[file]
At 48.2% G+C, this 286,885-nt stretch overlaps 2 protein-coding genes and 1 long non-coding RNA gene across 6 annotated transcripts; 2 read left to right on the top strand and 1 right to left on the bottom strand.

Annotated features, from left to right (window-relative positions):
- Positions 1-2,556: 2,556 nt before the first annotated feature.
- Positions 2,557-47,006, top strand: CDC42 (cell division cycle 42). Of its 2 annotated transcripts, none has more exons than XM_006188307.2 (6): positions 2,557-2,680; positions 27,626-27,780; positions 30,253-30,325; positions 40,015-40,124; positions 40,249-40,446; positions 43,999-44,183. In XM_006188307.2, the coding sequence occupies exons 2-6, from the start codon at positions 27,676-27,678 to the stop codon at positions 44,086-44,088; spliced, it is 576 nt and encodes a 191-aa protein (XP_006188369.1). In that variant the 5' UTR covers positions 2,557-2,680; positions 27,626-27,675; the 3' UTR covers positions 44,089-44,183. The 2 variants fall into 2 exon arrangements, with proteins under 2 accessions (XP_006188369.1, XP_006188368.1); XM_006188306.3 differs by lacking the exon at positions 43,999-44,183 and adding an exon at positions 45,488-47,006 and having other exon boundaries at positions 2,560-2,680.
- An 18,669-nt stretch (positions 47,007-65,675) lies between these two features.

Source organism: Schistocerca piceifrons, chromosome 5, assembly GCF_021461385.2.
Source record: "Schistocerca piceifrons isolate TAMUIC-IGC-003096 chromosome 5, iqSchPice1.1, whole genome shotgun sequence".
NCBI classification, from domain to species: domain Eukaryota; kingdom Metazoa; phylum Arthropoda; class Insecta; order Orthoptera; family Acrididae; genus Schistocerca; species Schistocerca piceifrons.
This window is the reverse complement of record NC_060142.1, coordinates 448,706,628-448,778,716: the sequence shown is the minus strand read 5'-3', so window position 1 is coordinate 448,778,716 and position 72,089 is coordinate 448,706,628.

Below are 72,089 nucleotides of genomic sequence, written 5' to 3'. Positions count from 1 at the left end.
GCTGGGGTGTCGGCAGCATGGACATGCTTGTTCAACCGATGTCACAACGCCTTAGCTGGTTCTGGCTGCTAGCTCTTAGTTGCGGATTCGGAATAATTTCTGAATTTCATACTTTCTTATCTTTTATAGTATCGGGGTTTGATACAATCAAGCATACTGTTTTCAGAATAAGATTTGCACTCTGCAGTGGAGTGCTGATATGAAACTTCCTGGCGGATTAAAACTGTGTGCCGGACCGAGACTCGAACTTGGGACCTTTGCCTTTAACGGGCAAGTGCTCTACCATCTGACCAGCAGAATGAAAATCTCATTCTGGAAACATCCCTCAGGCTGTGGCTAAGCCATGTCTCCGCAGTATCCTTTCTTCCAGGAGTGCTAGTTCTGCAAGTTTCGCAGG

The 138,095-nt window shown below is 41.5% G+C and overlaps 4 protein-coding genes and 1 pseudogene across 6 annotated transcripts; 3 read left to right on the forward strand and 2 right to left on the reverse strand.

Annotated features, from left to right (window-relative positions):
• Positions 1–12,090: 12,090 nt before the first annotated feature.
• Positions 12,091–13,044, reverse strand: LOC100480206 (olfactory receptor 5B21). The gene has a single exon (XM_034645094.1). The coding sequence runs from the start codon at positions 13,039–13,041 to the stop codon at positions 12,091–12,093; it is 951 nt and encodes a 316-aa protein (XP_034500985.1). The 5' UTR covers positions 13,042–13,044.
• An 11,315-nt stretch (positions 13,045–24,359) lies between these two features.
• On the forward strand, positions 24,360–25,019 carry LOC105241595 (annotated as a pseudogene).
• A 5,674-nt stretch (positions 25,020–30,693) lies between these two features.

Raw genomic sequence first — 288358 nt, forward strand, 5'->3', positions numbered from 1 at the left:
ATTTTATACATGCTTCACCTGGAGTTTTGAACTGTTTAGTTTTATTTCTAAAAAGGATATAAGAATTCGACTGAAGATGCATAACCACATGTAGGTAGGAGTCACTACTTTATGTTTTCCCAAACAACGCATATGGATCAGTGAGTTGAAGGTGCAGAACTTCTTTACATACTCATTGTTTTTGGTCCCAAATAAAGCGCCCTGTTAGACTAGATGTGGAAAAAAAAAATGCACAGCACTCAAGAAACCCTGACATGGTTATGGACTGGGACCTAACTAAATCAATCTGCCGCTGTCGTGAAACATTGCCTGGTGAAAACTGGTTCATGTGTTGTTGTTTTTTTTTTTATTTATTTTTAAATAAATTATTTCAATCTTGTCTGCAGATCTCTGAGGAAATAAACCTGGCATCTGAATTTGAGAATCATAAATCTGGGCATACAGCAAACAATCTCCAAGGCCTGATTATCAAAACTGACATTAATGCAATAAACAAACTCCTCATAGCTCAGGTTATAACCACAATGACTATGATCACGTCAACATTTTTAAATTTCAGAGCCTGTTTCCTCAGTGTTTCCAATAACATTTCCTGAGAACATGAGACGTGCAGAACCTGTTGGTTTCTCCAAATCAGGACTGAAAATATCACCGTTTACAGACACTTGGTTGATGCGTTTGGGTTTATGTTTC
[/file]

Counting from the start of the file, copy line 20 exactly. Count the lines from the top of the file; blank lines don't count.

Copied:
ATTTTATACATGCTTCACCTGGAGTTTTGAACTGTTTAGTTTTATTTCTAAAAAGGATATAAGAATTCGACTGAAGATGCATAACCACATGTAGGTAGGAGTCACTACTTTATGTTTTCCCAAACAACGCATATGGATCAGTGAGTTGAAGGTGCAGAACTTCTTTACATACTCATTGTTTTTGGTCCCAAATAAAGCGCCCTGTTAGACTAGATGTGGAAAAAAAAAATGCACAGCACTCAAGAAACCCTGACATGGTTATGGACTGGGACCTAACTAAATCAATCTGCCGCTGTCGTGAAACATTGCCTGGTGAAAACTGGTTCATGTGTTGTTGTTTTTTTTTTTATTTATTTTTAAATAAATTATTTCAATCTTGTCTGCAGATCTCTGAGGAAATAAACCTGGCATCTGAATTTGAGAATCATAAATCTGGGCATACAGCAAACAATCTCCAAGGCCTGATTATCAAAACTGACATTAATGCAATAAACAAACTCCTCATAGCTCAGGTTATAACCACAATGACTATGATCACGTCAACATTTTTAAATTTCAGAGCCTGTTTCCTCAGTGTTTCCAATAACATTTCCTGAGAACATGAGACGTGCAGAACCTGTTGGTTTCTCCAAATCAGGACTGAAAATATCACCGTTTACAGACACTTGGTTGATGCGTTTGGGTTTATGTTTC